Icing really does help get the animal’s baseline circulation back to normal. Unfortunately, it will be difficult to force your horse to rest in an ice tub after exercising. Spraying the horse with cool water is the best way to apply cold therapy to the animal’s limbs. However, the application of cold therapy might not prove as effective as other forms of therapy. Research indicates the ideal temperature for cryotherapy is 50 degrees Fahrenheit. The water from your tap is likely to be much warmer than 50 degrees Fahrenheit so extra cooling is necessary. Take a look at the market and you will find all sorts of cooling wraps and boots available for purchase. However, some horse trainers go as far as training these animals to stand in massive buckets of ice. Ice the limbs for 20 minutes following a demanding workout to ensure the horse is provided with ample time to recuperate. If the animal had any swelling or hot spots discovered during the post-workout leg inspection, take a look again after applying the ice. If the swelling or hot spots do not dissipate, reach out to the veterinarian for assistance.
Turnout therapy might prove the be the easiest form of therapy to apply. Physical movement really does help minimize heat and fluid after an arduous workout. Turnout brings the animal’s circulation back to the level enjoyed prior to exercise. Furthermore, turnout also helps prevent stocking up. This is precisely why it is so important to walk your horse during the cooling-out period. The best racehorses in the world are placed on a hot walker for upwards of an entire workout after a demanding workout. However, there is no need for a hot walker. The horse can do it on his own if provided with ample space.
If possible, turn the animal out in a diminutive paddock or pasture after the post-exercise examination and leg care regimen. The horse will instinctually walk form the pile of hay to the water trough. The benefits of this consistent motion are not limited to the legs; the animal is provided with the opportunity to move all of the large muscle groups. If the animal is fatigued and not moving, he will be better served outdoors rather than confined to a stall. Let the horse out for as long as possible. There is nothing to lose and everything to gain as long as the horse is provided with a safe space to roam.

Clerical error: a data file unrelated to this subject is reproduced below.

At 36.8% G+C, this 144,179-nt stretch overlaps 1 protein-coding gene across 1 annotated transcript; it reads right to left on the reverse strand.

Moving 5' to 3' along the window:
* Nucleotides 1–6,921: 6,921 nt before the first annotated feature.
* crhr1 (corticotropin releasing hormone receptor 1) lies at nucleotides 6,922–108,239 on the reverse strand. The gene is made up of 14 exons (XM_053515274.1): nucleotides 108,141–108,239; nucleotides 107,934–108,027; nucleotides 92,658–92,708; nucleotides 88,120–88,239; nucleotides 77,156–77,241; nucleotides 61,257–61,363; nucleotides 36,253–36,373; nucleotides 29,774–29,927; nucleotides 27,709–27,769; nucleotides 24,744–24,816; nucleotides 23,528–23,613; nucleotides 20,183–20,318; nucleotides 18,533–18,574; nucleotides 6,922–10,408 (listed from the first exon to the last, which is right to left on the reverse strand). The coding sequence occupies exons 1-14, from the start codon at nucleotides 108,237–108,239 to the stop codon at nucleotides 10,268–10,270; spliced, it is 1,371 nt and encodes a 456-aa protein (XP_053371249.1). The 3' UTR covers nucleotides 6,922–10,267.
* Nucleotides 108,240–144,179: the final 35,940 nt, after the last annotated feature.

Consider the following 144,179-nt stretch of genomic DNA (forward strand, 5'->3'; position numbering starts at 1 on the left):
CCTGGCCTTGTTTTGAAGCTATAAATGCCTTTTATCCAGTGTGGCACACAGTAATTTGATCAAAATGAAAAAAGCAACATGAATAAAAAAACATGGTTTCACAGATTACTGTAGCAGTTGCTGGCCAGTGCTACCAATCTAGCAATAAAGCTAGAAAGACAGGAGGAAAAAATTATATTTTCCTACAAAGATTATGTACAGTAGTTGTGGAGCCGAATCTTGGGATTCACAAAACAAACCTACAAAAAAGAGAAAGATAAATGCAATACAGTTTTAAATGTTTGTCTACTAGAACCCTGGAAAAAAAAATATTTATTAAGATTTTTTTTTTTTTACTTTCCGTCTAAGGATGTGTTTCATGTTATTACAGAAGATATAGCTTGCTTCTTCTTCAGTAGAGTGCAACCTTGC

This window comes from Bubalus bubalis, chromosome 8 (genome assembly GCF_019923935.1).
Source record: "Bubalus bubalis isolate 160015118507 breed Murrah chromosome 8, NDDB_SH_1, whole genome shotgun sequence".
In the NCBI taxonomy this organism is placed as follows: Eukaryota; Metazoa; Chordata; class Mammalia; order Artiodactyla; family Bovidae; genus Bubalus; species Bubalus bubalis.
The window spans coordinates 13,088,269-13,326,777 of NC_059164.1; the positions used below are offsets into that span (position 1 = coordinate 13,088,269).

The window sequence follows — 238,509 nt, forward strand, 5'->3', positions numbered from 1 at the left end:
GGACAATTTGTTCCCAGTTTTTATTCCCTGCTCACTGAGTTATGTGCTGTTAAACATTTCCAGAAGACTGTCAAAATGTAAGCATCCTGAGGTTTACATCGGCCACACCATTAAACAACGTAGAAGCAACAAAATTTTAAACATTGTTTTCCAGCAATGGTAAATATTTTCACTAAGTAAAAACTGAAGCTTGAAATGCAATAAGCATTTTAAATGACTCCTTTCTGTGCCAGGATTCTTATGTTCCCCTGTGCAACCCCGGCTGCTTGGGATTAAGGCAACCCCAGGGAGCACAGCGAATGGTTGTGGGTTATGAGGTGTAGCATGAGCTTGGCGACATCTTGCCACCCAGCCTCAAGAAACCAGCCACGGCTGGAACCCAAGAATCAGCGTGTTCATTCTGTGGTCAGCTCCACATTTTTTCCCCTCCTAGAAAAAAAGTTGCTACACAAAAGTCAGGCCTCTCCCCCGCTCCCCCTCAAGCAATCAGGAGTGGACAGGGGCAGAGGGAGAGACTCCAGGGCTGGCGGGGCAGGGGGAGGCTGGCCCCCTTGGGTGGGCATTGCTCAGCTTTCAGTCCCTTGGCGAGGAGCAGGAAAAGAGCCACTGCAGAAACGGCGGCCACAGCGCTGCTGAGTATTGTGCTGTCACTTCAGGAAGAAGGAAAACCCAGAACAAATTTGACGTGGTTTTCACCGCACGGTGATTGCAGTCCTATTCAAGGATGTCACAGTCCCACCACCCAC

Liniments and Poultices
Liniments and poultices are essential to post-workout leg care. These therapeutic tools are in just about every barn. Liniments and poultices restore limb functionality to the pre-exercise condition in a couple ways. Liniments function according to the principle of leg cooling. Liniments are either menthol or alcohol-based, meaning they evaporate rapidly, pulling the heat from the limb tissues spurred from physical activity. Limb heat is normal as the horse exercises. This heat stems from a spike in the area’s circulation as well as the release of energy. Heat is helpful amidst activity as it ensures the structure is pliable. However, there is the potential for residual heat to injure tissues after exercise. This heat is also tied to inflammation processes with the mediators and enzymes noted above. Heat will eventually decrease on its own yet if this process is hastened, there is a good chance additional damage can be prevented.
Poultices are not that much different from liniments as they have cooling ingredients. However, poultices are designed to draw fluids out from the areas between cells to minimize inflammation and ward off swelling. In some cases, it makes sense to wrap over a poultice for improved post-race leg care. Though no specific poultice or liniment product is ideal for all horses, most people have a favorite that they enjoy using. When in doubt, research these products to find out what, exactly, is in them. Determine the logic behind adding the ingredients in question to the poultice or liniment before applying it to your horse. Above all, it is imperative you adhere to the manufacturer’s directions. The last thing you should do is use a DIY (do it yourself) concoction provided by a friend or other supposed equine expert. You can easily perform your own research on the web to pinpoint the ideal liniments and poultices for your horse.
Your Horse’s Leg Health and Condition Ultimately Hinges on You
When in doubt, apply common sense when caring for your horse. It does not matter if your horse jumps, spins, runs or moves in another way; caring for this animal’s legs after exercise is essential to all types of physical activity. Perform thorough post-race inspections, apply the therapies detailed above and your post-exercise limb care will keep your horse in optimal shape.